THISDAY investigations have revealed that the aviation industry in 2015 and 2016 lost over $2 billion investment from international financiers who wanted a stake in Nigeria air transport sector due to the prevailing economic downturn.
Considering the huge potential market for aircraft maintenance in Nigeria, THISDAY gathered that in mid 2015, one European based aircraft maintenance company opened discussions with a Nigerian carrier to establish Maintenance, Overhaul and Repairs (MRO) facility in Lagos.
The company was said to have withdrawn from the deal, citing Nigeria’s volatile economy.
Also in 2015, an African airline, which has entry points in Nigeria was said to have commenced feasibility studies to locate MRO facility in Lagos to serve West African sub-region, but decided last year to locate it in Togo, targeting the Nigerian market.
“We gathered that Asky Airlines based in Lomé, Togo and shareholder, Ethiopian Airlines are planning to establish an aircraft MRO and training centre in Lome, Nigeria was first considered and the market is targeting Nigeria,” informed source told THISDAY.
The CEO of Ethiopian Airlines, Tewolde Gebremariam was quoted to have explained that Asky was in discussions with the Togolese government and that if approved, the MRO facility would service Boeing and Bombardier aircraft. The training facility would train back-office staff and cabin crew.
“Our main MRO hub remains in Addis Ababa and (we) will have regional MRO hubs in Lomé, Lilongwe and Kigali (home to partner RwandAir). Our planned Lomé MRO hub would maintain aircraft operating in Nigeria, Ghana, Côte d’Ivoire and Senegal,” Gebremariam.
During the said period, three international airlines withdrew their plans to partner Nigerian airlines and inject funds for their operation and training of technical personnel, with plans to introduce simulators for pilots training.
“We have discussed with three international airlines that were eager to buy stakes in our airline. They will bring in the technical support and inject funds into our company but later they become lukewarm and I have also decided not to go into any negotiation with any potential partner again because, looking at the recession, you will not get the actual value for your shares, as our economy is down now. They will be calling ridiculous amount of money. We have to rebuild our economy and I am optimistic that we will come out of this recession. When we stabilize then we can go into such partnership. The country is actually losing investment now; not only in aviation but in all the sectors of the economy,” industry source told THISDAY.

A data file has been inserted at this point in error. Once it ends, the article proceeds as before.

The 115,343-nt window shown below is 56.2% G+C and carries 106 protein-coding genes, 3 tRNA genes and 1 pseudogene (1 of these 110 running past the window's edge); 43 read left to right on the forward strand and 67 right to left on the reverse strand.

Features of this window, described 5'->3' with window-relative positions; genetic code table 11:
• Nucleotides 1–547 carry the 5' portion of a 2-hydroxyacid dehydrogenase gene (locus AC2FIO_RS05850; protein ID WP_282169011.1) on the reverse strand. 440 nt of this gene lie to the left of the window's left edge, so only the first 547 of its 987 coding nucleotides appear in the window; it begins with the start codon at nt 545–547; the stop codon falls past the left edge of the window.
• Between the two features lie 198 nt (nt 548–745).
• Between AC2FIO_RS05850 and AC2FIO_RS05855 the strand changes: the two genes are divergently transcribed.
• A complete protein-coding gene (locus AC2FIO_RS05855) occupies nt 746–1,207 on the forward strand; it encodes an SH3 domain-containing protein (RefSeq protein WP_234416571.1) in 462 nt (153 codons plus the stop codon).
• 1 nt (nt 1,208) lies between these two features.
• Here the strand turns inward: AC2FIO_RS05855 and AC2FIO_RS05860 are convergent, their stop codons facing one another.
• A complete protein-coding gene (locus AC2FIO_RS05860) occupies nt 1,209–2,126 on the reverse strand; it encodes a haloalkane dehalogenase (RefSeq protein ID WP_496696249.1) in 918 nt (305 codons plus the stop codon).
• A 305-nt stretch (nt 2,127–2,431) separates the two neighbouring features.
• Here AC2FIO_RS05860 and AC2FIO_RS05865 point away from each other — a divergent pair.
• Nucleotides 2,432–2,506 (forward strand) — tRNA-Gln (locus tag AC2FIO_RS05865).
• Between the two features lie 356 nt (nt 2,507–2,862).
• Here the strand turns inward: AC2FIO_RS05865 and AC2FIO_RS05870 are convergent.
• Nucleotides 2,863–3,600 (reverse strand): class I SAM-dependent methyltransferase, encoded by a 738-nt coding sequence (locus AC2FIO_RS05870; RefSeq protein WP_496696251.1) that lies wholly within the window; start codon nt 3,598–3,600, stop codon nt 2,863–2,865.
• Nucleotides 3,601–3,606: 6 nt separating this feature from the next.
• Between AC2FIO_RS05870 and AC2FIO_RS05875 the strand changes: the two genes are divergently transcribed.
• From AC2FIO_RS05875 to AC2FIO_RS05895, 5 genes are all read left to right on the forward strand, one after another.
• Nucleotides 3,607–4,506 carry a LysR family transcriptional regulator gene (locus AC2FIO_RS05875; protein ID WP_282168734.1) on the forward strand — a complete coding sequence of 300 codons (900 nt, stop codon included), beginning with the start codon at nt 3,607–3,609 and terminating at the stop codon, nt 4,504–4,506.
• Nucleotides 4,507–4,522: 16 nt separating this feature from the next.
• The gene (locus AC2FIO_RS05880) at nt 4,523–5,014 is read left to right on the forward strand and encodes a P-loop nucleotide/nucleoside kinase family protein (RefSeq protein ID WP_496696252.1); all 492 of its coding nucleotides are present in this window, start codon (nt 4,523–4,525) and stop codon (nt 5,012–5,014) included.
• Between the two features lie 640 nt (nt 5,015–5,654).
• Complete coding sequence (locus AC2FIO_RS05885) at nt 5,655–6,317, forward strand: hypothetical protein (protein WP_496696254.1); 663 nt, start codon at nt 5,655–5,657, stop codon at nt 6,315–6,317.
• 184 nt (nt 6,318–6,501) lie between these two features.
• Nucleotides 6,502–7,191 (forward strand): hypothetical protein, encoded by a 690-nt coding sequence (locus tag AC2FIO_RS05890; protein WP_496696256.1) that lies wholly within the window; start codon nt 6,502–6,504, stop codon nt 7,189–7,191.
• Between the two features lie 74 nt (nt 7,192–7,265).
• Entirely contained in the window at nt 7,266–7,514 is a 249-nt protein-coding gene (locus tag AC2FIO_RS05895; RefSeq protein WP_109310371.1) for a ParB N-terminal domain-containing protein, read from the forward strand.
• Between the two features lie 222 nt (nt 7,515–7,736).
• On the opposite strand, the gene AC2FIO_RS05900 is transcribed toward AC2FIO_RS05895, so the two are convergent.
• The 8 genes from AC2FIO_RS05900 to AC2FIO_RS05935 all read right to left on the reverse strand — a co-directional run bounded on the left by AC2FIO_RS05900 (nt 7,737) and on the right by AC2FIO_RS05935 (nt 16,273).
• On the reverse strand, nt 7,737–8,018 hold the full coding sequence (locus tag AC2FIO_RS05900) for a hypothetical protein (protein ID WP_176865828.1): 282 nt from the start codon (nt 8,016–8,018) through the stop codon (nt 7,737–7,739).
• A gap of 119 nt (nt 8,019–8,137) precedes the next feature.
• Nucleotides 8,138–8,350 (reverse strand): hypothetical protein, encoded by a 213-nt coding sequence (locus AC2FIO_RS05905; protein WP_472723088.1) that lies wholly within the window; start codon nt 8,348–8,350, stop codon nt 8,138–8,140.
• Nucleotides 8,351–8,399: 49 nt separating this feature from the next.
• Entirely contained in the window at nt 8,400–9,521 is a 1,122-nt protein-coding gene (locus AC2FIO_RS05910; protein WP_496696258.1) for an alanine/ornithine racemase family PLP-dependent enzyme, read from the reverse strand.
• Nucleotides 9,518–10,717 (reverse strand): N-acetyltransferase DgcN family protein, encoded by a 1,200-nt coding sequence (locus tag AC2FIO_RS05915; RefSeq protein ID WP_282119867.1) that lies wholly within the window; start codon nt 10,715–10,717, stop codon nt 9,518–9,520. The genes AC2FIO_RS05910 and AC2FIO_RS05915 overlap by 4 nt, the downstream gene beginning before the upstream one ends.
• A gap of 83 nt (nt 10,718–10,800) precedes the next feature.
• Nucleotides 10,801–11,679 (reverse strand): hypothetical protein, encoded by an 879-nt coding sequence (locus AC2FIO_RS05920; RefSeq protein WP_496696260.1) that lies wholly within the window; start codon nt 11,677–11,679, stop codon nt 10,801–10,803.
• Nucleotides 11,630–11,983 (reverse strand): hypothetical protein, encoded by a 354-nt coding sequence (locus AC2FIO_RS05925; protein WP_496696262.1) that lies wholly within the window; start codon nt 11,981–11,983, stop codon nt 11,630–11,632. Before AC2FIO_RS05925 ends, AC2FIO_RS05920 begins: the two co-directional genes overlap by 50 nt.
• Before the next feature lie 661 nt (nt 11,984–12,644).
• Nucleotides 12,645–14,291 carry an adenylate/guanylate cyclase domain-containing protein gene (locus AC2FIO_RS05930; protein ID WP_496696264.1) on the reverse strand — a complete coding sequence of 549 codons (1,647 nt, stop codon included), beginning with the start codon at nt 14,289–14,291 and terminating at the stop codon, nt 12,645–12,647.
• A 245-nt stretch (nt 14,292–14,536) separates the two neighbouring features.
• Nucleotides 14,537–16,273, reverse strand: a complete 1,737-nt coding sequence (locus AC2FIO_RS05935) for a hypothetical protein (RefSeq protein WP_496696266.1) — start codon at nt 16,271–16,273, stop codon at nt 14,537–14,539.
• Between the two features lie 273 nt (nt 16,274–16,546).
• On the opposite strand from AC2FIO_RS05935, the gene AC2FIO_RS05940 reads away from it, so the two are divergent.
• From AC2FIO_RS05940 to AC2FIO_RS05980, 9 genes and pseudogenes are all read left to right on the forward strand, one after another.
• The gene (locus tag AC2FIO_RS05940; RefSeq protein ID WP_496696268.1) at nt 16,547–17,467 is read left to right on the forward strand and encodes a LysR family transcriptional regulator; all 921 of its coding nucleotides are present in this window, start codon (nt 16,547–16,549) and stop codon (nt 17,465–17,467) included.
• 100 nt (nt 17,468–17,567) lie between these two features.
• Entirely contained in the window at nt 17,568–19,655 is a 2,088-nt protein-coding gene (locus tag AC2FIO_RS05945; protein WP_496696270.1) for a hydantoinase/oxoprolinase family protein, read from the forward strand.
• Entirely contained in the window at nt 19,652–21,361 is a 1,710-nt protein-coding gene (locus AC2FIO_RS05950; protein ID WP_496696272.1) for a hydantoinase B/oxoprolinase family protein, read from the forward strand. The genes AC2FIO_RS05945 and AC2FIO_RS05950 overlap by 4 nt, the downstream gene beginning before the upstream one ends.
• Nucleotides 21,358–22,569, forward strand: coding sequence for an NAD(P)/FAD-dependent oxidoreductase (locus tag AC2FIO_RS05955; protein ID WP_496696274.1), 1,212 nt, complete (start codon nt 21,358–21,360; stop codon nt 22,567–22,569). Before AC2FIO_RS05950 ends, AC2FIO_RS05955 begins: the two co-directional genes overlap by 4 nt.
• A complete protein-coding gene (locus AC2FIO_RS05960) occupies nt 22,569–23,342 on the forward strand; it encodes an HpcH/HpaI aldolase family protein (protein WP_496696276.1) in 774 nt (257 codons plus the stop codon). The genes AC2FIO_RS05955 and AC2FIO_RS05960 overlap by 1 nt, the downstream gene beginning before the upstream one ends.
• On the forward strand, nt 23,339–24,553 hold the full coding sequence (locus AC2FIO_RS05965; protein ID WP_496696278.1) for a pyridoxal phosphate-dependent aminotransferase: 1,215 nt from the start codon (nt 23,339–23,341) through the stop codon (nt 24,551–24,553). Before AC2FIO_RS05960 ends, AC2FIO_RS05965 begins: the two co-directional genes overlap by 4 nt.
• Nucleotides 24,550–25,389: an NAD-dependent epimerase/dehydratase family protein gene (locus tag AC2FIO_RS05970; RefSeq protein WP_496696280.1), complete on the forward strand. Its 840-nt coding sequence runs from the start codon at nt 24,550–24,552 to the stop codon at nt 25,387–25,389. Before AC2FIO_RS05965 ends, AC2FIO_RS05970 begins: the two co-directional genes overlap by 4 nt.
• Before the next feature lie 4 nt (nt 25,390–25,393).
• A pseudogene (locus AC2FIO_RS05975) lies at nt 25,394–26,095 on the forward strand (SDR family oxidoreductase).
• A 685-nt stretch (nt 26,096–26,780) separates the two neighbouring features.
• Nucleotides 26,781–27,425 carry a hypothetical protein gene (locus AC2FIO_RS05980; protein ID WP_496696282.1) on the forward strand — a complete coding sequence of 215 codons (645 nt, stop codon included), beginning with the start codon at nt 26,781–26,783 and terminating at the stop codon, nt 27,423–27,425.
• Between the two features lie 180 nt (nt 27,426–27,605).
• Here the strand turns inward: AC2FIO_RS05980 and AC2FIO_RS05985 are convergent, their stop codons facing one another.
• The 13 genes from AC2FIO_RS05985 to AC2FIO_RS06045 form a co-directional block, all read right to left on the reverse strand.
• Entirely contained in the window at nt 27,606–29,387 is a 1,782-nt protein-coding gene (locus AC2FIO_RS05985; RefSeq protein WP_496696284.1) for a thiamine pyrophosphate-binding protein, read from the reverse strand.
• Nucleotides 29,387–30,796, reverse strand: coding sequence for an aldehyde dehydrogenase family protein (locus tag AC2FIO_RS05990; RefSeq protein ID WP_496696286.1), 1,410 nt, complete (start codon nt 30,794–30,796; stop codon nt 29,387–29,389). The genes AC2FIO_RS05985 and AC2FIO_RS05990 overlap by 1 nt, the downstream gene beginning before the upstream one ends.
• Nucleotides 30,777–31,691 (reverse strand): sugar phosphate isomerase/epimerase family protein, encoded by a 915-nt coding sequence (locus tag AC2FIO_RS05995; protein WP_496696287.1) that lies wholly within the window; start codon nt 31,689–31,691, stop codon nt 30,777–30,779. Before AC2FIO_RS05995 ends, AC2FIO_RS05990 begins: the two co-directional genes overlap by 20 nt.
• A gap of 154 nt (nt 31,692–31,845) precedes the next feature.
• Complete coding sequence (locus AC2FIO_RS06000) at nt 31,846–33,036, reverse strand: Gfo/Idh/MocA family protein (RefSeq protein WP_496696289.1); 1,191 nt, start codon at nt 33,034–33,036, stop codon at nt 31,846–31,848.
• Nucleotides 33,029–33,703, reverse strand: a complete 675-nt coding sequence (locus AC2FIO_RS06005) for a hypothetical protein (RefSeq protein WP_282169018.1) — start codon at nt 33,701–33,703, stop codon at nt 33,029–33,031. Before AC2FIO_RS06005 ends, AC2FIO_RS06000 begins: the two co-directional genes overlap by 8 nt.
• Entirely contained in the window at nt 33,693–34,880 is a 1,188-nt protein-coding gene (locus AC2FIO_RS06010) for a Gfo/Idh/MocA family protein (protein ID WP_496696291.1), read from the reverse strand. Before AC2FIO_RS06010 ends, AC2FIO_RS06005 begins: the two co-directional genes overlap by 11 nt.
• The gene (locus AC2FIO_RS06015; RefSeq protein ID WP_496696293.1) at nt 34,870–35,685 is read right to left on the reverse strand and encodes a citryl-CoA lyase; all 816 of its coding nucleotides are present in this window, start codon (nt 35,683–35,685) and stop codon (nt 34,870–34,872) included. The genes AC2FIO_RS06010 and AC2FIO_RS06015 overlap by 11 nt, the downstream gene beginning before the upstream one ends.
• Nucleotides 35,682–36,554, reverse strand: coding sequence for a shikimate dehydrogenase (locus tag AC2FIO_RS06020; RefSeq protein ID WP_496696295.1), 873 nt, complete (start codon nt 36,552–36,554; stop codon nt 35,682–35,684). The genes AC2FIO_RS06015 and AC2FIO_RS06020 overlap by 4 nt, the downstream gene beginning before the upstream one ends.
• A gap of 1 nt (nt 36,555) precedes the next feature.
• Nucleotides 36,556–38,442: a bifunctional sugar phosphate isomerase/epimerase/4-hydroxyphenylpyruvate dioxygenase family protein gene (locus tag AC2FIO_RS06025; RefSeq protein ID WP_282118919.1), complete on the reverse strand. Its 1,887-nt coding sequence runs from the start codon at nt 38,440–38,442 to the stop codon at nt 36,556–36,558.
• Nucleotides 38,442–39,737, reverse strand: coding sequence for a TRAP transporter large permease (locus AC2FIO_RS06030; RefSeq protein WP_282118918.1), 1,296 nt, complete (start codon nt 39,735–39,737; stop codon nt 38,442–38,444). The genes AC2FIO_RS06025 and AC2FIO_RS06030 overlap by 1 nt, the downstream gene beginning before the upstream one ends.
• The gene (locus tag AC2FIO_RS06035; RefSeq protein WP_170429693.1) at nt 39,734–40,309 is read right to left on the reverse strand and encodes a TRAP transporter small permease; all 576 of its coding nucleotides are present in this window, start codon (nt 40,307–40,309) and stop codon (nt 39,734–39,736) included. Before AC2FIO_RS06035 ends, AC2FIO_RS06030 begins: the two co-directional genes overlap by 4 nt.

THISDAY also gathered that more international retailers plan to join Dufri at the nation’s international airports but such plans have been put in abeyance “because what is biting them hard is how to repatriate their earning because of the drastic fall of the naira,” explained a Federal Airports Authority of Nigeria (FAAN) official.
The official also disclosed that although Dufri has established its shops at the Lagos and Abuja international airports “but they are finding it difficult now. Their officials came and left on January 19, 2017. They are hoping that there will be a quick change in our economy.”
During media briefing by the Director-General of the Nigerian Civil Aviation Authority (NCAA), Captain Muhtar Usman on Monday he disclosed that some airlines have been in the process of obtaining Air Operators Certificate (AOC) with 18 firm applications and AOC certification process on-going, while nine are unfirm at the level of intent.
THISDAY also learnt that some of the airlines in the process of obtaining AOC might have lost their foreign backers because of the market uncertainty occasioned by the precarious economic situation.
“People are just waiting for things to turn around. I have also decided to hold on till next year when, hopefully, things will get better. People are just reluctant to invest here, but I believe it will get better,” one airline operator said.